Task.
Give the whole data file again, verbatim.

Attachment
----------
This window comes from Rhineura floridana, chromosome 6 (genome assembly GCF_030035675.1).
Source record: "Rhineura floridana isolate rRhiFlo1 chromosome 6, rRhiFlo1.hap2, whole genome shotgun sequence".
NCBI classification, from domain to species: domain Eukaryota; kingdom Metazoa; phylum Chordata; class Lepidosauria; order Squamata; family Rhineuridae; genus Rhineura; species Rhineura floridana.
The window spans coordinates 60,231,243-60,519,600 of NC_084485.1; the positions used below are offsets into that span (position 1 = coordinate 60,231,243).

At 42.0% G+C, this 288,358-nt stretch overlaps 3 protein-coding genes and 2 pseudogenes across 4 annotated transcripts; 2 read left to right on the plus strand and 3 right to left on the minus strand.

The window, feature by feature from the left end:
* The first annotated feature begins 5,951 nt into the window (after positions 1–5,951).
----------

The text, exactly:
This window comes from Rhineura floridana, chromosome 6 (genome assembly GCF_030035675.1).
Source record: "Rhineura floridana isolate rRhiFlo1 chromosome 6, rRhiFlo1.hap2, whole genome shotgun sequence".
NCBI classification, from domain to species: domain Eukaryota; kingdom Metazoa; phylum Chordata; class Lepidosauria; order Squamata; family Rhineuridae; genus Rhineura; species Rhineura floridana.
The window spans coordinates 60,231,243-60,519,600 of NC_084485.1; the positions used below are offsets into that span (position 1 = coordinate 60,231,243).

At 42.0% G+C, this 288,358-nt stretch overlaps 3 protein-coding genes and 2 pseudogenes across 4 annotated transcripts; 2 read left to right on the plus strand and 3 right to left on the minus strand.

The window, feature by feature from the left end:
* The first annotated feature begins 5,951 nt into the window (after positions 1–5,951).